Although top speed is the handiest for space combat, there are times when slower speeds are essential. One prime example of this is a section on a later level where a number of rocks fly past and there is only one safe spot on screen. At top whack, the screen scrolls too quickly forcing the pilot to duck out of cover whilst there are still rocks about. More safety conscious drivers have plenty of time before the cover scrolls off-screen.
Although the Greylancer ship starts out with a pretty pathetic rapid fire cannon, upgrading your defences is simple. Every so often, a weapons pod is found floating around in space. Destroy this and any one of a number of armaments are up for grabs, depending on the icon released. Once you collect your first weapon, it arrives in the form of a spheroid satellite which hover close by your ship. Another cannon platform is awarded after the collection of your second weapon.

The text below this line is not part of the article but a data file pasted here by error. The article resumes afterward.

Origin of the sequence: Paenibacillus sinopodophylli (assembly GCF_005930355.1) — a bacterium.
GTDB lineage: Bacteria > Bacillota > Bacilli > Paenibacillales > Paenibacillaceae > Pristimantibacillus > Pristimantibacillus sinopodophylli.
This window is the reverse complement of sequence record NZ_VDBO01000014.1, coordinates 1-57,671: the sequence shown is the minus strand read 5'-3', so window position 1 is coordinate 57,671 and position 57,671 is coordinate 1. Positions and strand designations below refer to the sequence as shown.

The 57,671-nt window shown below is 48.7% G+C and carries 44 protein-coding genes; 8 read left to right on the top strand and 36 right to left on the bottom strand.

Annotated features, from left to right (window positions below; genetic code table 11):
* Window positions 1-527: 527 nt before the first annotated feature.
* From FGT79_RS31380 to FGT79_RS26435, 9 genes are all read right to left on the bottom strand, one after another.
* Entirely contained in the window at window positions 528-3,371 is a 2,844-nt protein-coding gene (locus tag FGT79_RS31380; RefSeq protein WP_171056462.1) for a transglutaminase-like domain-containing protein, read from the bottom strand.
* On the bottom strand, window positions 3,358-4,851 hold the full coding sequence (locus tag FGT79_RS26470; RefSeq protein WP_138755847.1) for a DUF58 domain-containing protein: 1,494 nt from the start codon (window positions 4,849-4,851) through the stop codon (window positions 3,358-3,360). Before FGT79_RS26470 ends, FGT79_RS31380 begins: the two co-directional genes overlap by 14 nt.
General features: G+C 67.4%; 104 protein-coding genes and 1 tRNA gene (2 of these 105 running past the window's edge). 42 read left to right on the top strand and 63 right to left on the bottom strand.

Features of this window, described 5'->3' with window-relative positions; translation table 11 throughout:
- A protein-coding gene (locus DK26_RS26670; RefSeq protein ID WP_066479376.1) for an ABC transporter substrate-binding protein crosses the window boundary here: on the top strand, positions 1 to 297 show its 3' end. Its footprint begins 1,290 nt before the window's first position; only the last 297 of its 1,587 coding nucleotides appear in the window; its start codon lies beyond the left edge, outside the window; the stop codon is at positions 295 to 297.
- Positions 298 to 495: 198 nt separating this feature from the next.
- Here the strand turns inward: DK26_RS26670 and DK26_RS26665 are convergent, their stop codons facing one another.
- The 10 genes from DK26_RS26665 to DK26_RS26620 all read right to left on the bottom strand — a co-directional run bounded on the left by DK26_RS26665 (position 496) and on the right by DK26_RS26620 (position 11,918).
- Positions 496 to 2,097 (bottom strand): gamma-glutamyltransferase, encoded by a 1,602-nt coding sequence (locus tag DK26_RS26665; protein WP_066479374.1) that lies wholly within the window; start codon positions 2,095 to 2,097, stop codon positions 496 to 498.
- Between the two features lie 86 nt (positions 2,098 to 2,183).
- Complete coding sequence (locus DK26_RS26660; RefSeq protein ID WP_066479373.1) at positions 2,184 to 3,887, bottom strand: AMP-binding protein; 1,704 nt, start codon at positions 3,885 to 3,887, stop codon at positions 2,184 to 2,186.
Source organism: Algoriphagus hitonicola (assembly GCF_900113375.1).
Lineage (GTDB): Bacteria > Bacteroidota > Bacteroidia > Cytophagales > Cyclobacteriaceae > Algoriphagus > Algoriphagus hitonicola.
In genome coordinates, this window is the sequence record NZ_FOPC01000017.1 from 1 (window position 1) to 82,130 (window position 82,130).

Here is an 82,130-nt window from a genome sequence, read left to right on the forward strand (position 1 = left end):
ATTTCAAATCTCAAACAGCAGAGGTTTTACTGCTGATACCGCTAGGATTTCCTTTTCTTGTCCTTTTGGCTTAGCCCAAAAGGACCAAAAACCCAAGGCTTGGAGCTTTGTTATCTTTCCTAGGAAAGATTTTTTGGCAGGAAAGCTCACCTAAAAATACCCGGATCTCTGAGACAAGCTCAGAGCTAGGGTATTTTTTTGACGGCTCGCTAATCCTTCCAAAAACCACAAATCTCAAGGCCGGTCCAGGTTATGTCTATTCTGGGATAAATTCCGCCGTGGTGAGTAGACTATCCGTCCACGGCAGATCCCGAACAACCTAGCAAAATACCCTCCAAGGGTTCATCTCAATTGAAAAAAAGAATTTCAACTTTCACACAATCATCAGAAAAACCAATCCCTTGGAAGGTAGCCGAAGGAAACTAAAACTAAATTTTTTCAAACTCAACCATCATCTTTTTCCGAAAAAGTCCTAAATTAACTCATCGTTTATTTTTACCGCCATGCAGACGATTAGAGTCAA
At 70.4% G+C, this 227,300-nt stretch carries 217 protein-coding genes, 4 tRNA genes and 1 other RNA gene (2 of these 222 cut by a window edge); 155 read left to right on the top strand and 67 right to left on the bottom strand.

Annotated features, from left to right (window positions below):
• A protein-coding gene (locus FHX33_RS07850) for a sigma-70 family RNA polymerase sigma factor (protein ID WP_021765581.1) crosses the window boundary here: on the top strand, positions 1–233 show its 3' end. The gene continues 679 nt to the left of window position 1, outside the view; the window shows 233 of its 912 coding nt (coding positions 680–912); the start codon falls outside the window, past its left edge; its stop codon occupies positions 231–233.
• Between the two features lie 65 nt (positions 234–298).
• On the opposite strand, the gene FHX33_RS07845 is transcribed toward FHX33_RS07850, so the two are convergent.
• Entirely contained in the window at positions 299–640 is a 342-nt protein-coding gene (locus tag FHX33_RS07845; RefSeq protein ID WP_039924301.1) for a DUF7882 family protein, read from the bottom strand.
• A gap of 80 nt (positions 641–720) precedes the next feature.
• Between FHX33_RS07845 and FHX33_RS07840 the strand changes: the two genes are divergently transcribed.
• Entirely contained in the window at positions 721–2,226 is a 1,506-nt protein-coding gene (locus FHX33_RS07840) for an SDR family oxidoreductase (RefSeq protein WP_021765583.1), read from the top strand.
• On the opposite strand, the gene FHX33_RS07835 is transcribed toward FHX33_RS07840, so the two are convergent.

However, from this point on, every weapon collected replaces the weapon on both satellites, so there's no room for Mr. Two-Different-Weapons-At-Once. The power-ups available are listed here:
A double-barrelled rapid fire weapon with a good range, but not so much power.
Slow firing, but has a good range and is pretty powerful.
Fires slow-moving spread bombs which explode on contact with enemies and destroy everything in their blast radius.
A wide spread bombardment of quite weak shots which is handy for flushing out large numbers of small enemies.
Looking exactly like a light sabre, this weapon is the most powerful of the lot, but it also has the shortest range which makes it almost useless at times!